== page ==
Koalas killed by Concrete.

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“When we try to pick out anything by itself, we find it hitched to everything else in the Universe.” John Muir (1911).

The plight of Koalas in eastern Australia is highlighted by what at first glance appears to be a minor issue of a quarry expansion in a place called Brandy Hill at Seaham in NSW. A company, Hanson Cement (Heidelberg) has permission to level 50 hectares of bushland to allow for the mining of hard rock for road base, recycling concrete and the batching and delivery of new concrete.

The expansion of the Brandy Hill Quarry will allow production to increase from 700,000 tonnes of rock a year to 1.5 million tonnes, in order to meet the demands of the target market which is mainly the Sydney metropolitan area.

For the local Koalas, these 50 hectares represent an increasingly rare space for them to feed and breed. With pressure on policy makers to stop the Koala becoming “critically endangered”, especially so after the huge loss of this species during the summer bushfires of 2019-2020, this patch of remnant bush becomes critically important as a symbol of what humans will do from now on to prevent their extinction.

The residents of the area affected have tried to stop the expansion but their efforts to convince a Planning and Assessment Committee (PAC) of the NSW government that their amenity (mining impacts and truck movements) and biodiversity (many endangered species) would be negatively impacted have failed so far. The PAC decided that the State significant development outweighs all non-economic considerations flowing from the development.

Not deterred, the citizens of Seaham and surrounding areas have launched a last-minute plea for the Federal government, in the form of the Environment Minister, to stop the expansion. Today, at the time of writing, there are only 7 days left to get the Minister to change the PAC decision.

It seems unlikely that the Minister will change the decision as her government is pro-development and is actively supporting a fossil-fuel lead recovery from the economic impact of the Covid-19 pandemic, and, is in the process of wanting to re-write national environmental legislation so as the eliminate ‘green tape’ and fast-track new development. The Minister needs pressure to be applied to the decision from all directions, including international interests.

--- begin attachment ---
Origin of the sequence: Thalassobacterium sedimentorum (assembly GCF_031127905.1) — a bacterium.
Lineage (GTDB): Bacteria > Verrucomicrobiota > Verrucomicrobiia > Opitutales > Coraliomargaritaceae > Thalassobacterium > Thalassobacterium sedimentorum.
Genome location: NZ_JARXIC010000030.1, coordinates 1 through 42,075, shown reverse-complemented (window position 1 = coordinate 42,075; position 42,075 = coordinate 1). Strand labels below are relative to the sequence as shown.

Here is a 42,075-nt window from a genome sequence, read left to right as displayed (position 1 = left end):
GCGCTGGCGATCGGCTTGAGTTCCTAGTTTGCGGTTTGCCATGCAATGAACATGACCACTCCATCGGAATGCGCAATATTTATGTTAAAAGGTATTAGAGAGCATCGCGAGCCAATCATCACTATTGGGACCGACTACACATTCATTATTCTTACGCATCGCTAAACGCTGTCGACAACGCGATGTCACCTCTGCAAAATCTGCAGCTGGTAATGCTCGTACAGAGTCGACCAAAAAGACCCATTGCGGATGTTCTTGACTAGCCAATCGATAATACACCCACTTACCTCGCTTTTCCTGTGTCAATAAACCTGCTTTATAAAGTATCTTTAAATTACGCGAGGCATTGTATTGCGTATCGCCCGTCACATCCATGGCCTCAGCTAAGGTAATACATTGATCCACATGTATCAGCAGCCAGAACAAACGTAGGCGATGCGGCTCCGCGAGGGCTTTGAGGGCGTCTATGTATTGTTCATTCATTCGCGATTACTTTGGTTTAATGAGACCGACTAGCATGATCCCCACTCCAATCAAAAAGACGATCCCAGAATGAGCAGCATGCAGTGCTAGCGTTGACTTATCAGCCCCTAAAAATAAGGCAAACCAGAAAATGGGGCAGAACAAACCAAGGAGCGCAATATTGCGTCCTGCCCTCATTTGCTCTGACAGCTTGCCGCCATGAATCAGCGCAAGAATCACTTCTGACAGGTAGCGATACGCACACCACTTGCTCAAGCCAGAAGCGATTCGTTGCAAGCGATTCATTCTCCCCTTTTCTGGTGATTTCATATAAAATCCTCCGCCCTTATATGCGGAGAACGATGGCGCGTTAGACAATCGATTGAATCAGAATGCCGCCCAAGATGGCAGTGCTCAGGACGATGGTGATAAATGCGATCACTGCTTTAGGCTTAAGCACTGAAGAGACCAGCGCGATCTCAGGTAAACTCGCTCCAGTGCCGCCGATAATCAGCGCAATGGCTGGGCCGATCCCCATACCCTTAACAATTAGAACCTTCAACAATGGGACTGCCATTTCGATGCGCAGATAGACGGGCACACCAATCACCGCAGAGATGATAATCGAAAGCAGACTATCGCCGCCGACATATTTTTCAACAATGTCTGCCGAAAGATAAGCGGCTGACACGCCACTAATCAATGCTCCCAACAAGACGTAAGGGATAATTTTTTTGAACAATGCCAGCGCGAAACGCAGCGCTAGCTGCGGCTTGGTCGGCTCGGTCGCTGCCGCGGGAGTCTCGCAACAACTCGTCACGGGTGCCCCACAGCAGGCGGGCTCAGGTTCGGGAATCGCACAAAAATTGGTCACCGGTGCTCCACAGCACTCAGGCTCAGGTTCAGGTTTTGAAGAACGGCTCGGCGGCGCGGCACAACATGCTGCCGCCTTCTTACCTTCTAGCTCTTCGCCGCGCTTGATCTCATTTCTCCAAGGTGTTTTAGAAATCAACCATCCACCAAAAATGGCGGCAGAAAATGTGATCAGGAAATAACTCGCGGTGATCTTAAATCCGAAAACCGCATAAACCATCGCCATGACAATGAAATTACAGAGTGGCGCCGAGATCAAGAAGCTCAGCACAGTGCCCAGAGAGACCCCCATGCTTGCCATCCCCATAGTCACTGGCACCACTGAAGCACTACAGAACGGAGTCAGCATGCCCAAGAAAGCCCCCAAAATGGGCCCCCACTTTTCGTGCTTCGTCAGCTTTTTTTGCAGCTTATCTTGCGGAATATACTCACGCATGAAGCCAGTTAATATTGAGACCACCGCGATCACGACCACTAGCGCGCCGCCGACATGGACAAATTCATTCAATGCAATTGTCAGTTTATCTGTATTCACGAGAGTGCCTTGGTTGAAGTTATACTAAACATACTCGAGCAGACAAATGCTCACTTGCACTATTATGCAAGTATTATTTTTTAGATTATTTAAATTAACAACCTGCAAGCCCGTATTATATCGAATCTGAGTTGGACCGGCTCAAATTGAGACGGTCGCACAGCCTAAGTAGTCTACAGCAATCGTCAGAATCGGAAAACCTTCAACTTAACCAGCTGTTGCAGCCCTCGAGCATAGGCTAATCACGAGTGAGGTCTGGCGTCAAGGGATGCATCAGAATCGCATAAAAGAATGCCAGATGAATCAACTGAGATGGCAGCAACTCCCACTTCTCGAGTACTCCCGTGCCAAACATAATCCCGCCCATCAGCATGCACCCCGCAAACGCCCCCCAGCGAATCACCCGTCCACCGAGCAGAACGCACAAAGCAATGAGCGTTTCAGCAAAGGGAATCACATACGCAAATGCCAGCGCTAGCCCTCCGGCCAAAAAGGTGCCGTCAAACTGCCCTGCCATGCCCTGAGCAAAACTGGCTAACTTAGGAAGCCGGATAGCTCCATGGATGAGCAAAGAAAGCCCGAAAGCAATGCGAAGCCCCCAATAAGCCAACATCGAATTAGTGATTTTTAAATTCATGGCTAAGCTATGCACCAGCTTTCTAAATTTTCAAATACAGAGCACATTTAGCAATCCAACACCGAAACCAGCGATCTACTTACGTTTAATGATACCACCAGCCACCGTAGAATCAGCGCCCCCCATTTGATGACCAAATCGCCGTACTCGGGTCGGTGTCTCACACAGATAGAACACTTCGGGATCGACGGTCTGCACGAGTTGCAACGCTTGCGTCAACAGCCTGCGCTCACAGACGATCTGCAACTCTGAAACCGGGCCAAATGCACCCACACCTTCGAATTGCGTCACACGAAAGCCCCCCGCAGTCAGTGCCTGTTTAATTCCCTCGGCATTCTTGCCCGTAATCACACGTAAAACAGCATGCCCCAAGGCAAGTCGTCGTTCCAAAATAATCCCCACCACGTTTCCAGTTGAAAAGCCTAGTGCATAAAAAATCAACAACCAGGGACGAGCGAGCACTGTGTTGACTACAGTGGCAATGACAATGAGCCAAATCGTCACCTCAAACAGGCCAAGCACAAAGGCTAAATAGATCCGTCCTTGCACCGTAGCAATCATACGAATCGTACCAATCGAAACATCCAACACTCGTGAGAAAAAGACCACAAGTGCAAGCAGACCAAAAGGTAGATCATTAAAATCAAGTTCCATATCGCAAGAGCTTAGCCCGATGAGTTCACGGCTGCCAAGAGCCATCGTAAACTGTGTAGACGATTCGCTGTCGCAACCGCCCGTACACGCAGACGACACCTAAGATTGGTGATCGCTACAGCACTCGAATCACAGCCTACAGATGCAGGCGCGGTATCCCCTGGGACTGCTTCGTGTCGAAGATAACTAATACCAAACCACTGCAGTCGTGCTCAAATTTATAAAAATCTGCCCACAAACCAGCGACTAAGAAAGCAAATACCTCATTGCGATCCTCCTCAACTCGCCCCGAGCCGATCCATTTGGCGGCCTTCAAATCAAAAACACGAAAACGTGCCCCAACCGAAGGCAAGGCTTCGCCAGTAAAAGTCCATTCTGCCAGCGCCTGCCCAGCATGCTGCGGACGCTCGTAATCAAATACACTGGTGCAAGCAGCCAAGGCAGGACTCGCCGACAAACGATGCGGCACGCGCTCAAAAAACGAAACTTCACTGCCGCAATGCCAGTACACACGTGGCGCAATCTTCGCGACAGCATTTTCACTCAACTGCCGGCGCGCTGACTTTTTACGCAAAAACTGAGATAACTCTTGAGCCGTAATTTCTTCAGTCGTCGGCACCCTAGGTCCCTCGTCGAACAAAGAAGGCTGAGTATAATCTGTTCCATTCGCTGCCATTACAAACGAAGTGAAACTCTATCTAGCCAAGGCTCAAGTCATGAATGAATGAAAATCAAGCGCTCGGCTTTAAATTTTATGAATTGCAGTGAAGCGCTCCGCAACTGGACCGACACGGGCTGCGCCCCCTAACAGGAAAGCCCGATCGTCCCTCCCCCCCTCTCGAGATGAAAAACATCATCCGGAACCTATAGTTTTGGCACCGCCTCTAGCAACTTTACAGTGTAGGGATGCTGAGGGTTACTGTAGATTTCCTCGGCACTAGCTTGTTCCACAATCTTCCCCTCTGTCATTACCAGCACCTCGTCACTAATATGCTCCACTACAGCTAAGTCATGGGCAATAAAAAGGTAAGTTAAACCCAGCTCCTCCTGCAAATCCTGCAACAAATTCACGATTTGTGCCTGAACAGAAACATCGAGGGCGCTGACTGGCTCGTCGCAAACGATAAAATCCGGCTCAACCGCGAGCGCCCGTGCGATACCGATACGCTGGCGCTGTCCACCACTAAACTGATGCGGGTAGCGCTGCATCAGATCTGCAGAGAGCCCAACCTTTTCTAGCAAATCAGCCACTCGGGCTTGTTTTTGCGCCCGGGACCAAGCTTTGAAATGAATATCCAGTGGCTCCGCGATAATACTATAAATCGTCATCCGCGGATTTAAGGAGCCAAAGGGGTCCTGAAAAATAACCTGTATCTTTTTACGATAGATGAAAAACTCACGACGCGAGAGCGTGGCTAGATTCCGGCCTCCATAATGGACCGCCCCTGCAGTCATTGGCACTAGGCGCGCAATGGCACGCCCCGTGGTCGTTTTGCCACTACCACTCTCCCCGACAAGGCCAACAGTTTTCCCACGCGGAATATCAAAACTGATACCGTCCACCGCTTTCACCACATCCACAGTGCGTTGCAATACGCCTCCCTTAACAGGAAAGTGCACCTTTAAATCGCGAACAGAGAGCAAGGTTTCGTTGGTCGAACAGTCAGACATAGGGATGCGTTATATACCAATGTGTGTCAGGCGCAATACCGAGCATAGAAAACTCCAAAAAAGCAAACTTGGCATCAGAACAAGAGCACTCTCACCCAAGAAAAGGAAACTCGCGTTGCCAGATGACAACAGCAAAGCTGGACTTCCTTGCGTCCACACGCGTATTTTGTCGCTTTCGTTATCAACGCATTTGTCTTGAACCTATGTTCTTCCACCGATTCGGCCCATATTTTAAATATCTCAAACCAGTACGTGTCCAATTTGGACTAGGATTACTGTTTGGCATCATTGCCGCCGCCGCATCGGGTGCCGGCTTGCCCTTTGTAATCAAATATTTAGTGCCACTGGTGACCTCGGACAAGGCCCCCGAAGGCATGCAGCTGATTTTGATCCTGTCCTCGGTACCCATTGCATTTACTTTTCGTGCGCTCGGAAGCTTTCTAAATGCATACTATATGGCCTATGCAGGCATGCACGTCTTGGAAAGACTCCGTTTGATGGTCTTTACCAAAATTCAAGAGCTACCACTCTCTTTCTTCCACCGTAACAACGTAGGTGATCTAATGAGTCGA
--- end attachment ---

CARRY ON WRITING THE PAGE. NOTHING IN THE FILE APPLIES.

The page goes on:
The concrete/cement industry, world-wide, produces more than 4 billion tonnes of cement, accounting for approximately 8% of global greenhouse gas emissions, a sum larger than most individual countries.

Concrete is a symbol of the current form of development and is inherent in infrastructure. Globally, concrete is the foundation for most buildings, roads, sleepers and runways.  Concrete is a symbol of what is causing global climate change.

With the 6th Great Extinction of biodiversity underway, we can now easily see that a German-based multinational concrete company is implicated in the destruction of Koalas and Koala habitat in Australia. It is also responsible, in large part, for global warming, that was a large factor in the wildfires that destroyed over 3 billion animals, including thousands of Koalas.

The Hanson Cement group is one of the largest cement/concrete companies in the world (the largest aggregate producer in the world) and must play its part, along with the fossil fuel industry, in preventing the further addition of greenhouse gases.

The remaining Koalas of Australia appeal to all who see this issue as one that needs global attention. To the people of Germany, in particular, Koalas seek their help in preventing their extinction.

We must all do our part in preventing the further ecocide of Koalas and the creation of a climate hostile to all human needs. If the world wants wild Koalas to continue to exist, the human demand for concrete and fossil fuels must be reduced, not expanded.

 

 

4 comments on “Koalas killed by Concrete.”

    1. Hello Lilli, I have tried to get some interest in this issue by contacting the German Greens, DW (their environment desk), XR Germany and WWF (Germany). So far, no response and in a couple of cases, no acknowledgment that they have received my plea. I have tried to help people see that extinction is no longer a simple national issue, it is complex and global. The Koala is a good case study in what we as a species are doing wrong. The relationship between Hanson’s growth and Koala extinction is now a universal one. Thank you for your care and attention.

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